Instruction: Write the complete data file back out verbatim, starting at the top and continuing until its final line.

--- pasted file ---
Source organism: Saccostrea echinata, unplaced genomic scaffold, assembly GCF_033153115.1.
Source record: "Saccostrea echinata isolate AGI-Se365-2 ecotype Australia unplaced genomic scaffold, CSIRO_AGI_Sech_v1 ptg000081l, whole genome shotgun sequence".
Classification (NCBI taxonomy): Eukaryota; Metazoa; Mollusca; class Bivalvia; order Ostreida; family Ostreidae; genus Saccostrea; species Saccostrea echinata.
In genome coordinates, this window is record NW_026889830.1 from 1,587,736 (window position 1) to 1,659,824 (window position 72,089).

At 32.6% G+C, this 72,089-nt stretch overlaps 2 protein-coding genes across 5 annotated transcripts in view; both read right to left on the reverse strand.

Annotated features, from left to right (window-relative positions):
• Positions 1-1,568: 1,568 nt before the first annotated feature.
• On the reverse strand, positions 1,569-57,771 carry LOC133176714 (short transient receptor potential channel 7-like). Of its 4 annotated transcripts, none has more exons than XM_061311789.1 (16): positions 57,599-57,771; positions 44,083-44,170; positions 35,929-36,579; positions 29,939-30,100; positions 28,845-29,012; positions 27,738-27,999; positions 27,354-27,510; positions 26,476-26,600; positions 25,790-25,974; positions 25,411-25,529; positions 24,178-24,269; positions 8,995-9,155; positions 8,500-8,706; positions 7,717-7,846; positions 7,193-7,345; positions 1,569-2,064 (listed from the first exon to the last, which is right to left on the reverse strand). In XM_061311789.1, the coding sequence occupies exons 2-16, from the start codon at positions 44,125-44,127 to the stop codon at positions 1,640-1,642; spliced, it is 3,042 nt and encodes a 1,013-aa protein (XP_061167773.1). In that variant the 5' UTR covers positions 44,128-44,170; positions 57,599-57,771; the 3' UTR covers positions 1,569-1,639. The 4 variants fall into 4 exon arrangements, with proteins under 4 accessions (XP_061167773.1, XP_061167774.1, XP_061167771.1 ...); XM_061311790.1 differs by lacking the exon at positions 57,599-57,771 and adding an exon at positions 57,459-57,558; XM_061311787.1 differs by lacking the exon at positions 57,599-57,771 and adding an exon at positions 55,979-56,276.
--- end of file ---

Source organism: Saccostrea echinata, unplaced genomic scaffold, assembly GCF_033153115.1.
Source record: "Saccostrea echinata isolate AGI-Se365-2 ecotype Australia unplaced genomic scaffold, CSIRO_AGI_Sech_v1 ptg000081l, whole genome shotgun sequence".
Classification (NCBI taxonomy): Eukaryota; Metazoa; Mollusca; class Bivalvia; order Ostreida; family Ostreidae; genus Saccostrea; species Saccostrea echinata.
In genome coordinates, this window is record NW_026889830.1 from 1,587,736 (window position 1) to 1,659,824 (window position 72,089).

At 32.6% G+C, this 72,089-nt stretch overlaps 2 protein-coding genes across 5 annotated transcripts in view; both read right to left on the reverse strand.

Annotated features, from left to right (window-relative positions):
• Positions 1-1,568: 1,568 nt before the first annotated feature.
• On the reverse strand, positions 1,569-57,771 carry LOC133176714 (short transient receptor potential channel 7-like). Of its 4 annotated transcripts, none has more exons than XM_061311789.1 (16): positions 57,599-57,771; positions 44,083-44,170; positions 35,929-36,579; positions 29,939-30,100; positions 28,845-29,012; positions 27,738-27,999; positions 27,354-27,510; positions 26,476-26,600; positions 25,790-25,974; positions 25,411-25,529; positions 24,178-24,269; positions 8,995-9,155; positions 8,500-8,706; positions 7,717-7,846; positions 7,193-7,345; positions 1,569-2,064 (listed from the first exon to the last, which is right to left on the reverse strand). In XM_061311789.1, the coding sequence occupies exons 2-16, from the start codon at positions 44,125-44,127 to the stop codon at positions 1,640-1,642; spliced, it is 3,042 nt and encodes a 1,013-aa protein (XP_061167773.1). In that variant the 5' UTR covers positions 44,128-44,170; positions 57,599-57,771; the 3' UTR covers positions 1,569-1,639. The 4 variants fall into 4 exon arrangements, with proteins under 4 accessions (XP_061167773.1, XP_061167774.1, XP_061167771.1 ...); XM_061311790.1 differs by lacking the exon at positions 57,599-57,771 and adding an exon at positions 57,459-57,558; XM_061311787.1 differs by lacking the exon at positions 57,599-57,771 and adding an exon at positions 55,979-56,276.